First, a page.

The Klingon. "Yes. Yes, I would. We would still be of the opinion that James Kirk Day needs to change, but perhaps that is a talk for another time, after progress has been made on the issues we have been discussing."

Chisum stood up and offered his hand to Sompek. "Well, that's jus' dandy, yessir! Put 'er there!"

Sompek reached out and shook Chisum's hand. "Please, Governor. Do not disappoint us."

"No fear of it!" Chisum reached for his bourbon bottle and two glasses, and Kane caught Eve's eye. He gave her a pleased nod. Everything seemed to be working out well. There was, at least, hope for the future.

[[Yu to Kane.]]

Jasmine sounded out of breath and her voice was on edge. Kane moved to the corner of the room and tapped his communicator. "Go ahead, Lieutenant."

[[Captain, I'm en route back to City Hall. Captain Thytos and I have been following up on our lead regarding the firebombing, and we've arrested two suspects. Request you meet us there - we have potentially valuable intel.]]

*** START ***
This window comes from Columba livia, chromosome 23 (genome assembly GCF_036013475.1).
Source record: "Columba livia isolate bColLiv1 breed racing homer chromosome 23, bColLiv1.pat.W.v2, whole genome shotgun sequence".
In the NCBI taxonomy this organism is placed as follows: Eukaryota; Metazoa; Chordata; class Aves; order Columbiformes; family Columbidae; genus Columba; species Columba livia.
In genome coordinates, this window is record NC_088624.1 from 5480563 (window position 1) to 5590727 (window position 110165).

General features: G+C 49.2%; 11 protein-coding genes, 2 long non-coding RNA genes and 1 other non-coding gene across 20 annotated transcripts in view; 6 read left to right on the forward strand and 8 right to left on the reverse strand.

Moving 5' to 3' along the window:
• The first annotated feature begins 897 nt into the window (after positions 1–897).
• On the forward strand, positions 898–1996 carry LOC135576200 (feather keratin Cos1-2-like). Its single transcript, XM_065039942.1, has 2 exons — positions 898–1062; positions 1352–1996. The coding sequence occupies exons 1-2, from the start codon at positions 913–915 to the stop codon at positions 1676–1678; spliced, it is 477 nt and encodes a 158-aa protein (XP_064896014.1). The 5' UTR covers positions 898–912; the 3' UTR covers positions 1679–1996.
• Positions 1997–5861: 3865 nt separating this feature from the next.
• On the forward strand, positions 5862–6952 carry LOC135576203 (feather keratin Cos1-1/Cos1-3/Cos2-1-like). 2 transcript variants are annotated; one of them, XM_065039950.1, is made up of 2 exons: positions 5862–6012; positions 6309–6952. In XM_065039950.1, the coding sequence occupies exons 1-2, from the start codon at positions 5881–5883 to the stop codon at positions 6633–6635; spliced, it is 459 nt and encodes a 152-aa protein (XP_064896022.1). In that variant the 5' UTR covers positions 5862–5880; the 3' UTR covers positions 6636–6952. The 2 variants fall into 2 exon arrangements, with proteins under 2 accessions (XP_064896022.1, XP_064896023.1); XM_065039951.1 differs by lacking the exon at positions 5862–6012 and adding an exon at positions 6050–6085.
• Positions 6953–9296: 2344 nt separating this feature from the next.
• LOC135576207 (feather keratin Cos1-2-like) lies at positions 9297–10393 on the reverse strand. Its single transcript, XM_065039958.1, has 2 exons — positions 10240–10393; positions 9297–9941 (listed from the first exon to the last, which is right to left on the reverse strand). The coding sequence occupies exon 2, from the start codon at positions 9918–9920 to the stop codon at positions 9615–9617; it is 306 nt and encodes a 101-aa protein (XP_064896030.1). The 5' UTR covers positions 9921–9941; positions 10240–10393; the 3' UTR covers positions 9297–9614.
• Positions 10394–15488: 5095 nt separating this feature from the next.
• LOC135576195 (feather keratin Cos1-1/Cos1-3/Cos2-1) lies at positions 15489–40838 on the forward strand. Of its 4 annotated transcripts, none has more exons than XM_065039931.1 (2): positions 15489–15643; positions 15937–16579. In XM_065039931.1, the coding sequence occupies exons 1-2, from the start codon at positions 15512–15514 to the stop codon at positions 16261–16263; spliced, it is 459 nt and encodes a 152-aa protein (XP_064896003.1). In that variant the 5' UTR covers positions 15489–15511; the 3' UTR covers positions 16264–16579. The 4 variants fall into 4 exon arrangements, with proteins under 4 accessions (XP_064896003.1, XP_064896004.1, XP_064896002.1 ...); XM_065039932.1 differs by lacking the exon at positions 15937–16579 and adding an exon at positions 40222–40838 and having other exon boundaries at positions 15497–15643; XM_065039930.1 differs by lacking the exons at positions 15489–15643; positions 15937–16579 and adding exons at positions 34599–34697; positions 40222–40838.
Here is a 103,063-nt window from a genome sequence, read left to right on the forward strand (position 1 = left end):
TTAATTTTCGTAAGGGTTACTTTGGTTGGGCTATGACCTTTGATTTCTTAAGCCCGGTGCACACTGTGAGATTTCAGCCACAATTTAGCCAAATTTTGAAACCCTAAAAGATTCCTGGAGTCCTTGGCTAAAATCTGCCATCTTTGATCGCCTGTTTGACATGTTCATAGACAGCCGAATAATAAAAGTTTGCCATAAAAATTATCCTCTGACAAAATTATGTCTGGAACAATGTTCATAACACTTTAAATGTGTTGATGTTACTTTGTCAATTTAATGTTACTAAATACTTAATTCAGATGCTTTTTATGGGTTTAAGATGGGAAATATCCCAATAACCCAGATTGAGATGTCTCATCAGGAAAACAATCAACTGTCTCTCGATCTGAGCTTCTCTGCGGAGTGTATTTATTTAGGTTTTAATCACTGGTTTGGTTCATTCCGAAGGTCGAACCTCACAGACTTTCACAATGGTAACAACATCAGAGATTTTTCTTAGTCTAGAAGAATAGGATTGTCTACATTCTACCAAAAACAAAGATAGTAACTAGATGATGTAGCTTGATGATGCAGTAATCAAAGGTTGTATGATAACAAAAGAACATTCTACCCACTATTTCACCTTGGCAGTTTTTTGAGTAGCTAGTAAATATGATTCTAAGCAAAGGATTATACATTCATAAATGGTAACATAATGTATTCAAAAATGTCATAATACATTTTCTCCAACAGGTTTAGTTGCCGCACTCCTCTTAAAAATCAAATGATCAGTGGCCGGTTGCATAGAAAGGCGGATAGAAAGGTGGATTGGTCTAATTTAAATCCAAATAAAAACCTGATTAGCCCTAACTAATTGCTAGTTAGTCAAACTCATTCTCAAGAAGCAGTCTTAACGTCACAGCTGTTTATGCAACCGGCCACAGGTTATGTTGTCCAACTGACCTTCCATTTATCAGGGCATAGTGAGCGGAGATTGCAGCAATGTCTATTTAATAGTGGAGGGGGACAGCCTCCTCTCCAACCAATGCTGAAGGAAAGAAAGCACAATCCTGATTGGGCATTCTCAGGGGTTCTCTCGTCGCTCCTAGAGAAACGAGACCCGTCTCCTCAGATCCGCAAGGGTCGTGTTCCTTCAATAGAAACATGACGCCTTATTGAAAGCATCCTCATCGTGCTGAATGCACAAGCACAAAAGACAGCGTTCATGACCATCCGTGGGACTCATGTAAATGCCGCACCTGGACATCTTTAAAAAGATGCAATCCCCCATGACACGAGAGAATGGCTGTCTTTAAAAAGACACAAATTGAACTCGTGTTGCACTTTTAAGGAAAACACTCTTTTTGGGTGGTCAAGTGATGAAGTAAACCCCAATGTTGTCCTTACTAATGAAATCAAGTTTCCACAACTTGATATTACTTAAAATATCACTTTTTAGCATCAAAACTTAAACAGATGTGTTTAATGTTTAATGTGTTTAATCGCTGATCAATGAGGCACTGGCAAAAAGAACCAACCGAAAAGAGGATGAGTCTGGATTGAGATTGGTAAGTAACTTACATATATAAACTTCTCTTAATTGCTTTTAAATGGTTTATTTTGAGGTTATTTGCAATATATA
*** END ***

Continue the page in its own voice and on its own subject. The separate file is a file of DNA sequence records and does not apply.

Kane glanced over his shoulder and beckoned Sheriff Edwards and Eve to join him. "We'll be there, Lieutenant. Report to me on your arrival. Kane out."

Quietly updating Eve and Sheriff Edwards about Jasmine's message, the three of them moved quietly to the door, as Governor Chisum and Sompek continued healing old wounds.


Scene: Police lock-up, in the basement level

Sheriff Edwards' lock-up was pretty primitive - just an office and a hallway with some cells on each side of it - but since crime on Sherman's Planet was restricted to public drunkenness and the occasional fistfight, it didn't need to be as high-tech as the Phoenix's Security Centre.

Jasmine and Kass returned with their prisoners. While the wounded marines were beamed back to the ship and the Millers were locked up in a cell, Jasmine updated Kane, Eve, and Sheriff Edwards on the raid on the Miller farmhouse (see Ranjani's post "Getting Answers").

When she was done, Kane glanced at the wall chronometer. It was inexorably ticking down the seconds - thirty-five minutes remained until Is'toQ's deadline elapsed, and no word yet from the Phoenix to suggest that the Klingons were preparing to move. Time was drawing short. He looked at Edwards. "You know the Millers?"